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Northwest Passage: Epic High Arctic

17 Days FROM AUD 12,800

Overview

For centuries, intrepid explorers were determined to find the Northwest Passage, the fabled and often fatal route of icy channels connecting Europe with Asia. None of their stories is as enduring as that of Sir John Franklin and his crew, who never returned from their fateful 1845–46 expedition. The tragic tale has captured the imagination of history lovers ever since. On this new, 17-day voyage, journey back in time to the height of arctic exploration. As a modern-day adventurer, navigate the same waters and visit the same sites that played an important role in the discovery of the sea route—all from the comfort of your small expedition vessel, of course!

Though Franklin’s legend will be our focus, spectacular scenery and unique wildlife abound on this active expedition, which also has you exploring the deep fjords, ancient glaciers and innumerable icebergs of Greenland’s west coast. Zodiac cruises and hiking excursions bring you closer to the raw beauty of lands few have set foot on and waters few have sailed.

Optional Activities : Kayaking

Trip Code: ACTSNPEH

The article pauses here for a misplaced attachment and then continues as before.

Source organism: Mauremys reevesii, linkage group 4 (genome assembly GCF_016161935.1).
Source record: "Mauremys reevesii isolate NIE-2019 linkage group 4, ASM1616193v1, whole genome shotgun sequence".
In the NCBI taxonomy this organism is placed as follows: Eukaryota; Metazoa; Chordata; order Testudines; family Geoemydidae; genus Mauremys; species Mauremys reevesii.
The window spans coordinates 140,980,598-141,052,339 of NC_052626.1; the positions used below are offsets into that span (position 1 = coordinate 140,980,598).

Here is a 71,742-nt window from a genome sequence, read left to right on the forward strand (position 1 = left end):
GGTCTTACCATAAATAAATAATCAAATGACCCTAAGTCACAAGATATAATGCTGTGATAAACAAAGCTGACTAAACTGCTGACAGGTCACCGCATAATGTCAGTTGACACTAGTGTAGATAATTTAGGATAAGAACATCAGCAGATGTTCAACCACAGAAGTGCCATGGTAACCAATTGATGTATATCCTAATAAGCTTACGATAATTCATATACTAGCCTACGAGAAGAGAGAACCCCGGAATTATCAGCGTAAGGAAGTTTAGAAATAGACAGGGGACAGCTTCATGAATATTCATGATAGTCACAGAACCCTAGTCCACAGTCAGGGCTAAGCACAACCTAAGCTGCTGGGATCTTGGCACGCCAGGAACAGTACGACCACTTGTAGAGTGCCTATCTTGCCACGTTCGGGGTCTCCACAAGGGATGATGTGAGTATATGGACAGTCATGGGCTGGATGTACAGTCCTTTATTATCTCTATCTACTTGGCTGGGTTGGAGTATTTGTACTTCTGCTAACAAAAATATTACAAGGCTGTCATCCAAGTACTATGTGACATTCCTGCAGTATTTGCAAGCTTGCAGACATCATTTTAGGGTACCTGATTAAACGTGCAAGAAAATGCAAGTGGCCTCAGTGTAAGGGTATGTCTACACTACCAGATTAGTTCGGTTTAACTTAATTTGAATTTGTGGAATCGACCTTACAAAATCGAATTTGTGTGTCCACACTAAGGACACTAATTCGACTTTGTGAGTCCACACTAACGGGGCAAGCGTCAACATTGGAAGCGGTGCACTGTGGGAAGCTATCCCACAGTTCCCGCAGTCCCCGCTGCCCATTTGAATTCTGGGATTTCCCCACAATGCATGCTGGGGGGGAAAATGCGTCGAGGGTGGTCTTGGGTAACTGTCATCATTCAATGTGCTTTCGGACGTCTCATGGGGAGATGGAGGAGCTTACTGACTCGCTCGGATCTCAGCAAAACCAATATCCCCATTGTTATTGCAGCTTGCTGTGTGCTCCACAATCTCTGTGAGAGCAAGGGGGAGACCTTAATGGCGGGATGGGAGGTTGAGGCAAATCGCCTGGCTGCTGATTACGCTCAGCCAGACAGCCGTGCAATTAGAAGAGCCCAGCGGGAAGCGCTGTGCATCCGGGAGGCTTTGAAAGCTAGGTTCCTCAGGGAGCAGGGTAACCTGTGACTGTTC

Location: Arctic

Ship: Ocean Adventurer

CRUISE ITINERARY

Your arctic expedition begins in Ottawa. Explore Canada’s capital city on your own before spending the night at your well-appointed hotel.

Arrive in Ottawa, Canada

This morning, board your charter flight to Resolute. Upon arrival, you’ll have a chance to walk around this small arctic town before enjoying your first of many Zodiac cruises as you’re transferred to your ship.

Fly to Resolute

Named after explorer Frederick William Beechey, of the Royal Navy, Beechey Island is a Canadian National Historic Site. It’s an important stop on our voyage, as this is the final resting place of three members of Sir John Franklin’s ill-fated 1845–46 expedition to find the Northwest Passage.

Exploring Canada’s High Arctic - Day 3 to 6

Before saying goodbye to Canada, we’ll try to cruise as far north as possible, exploring both sides of Smith Sound, the uninhabited passage between Ellesmere Island and Greenland.

Exploring Smith Sound - Day 7 & 8

Your first stop in Greenland is Qaanaaq, formerly known as Thule, one of the northernmost towns in the world (there’s a reason ancient philosophers called it Ultima Thule, or “edge of known territory”). Here, local Inuit share their culture and traditions, and the museum sheds more light on what it’s like living near the top of the world.

Qaanaaq, Greenland

As we sail south along the west coast of Greenland, presentations by our on-board experts will prepare you for the adventures that lie ahead.

At Sea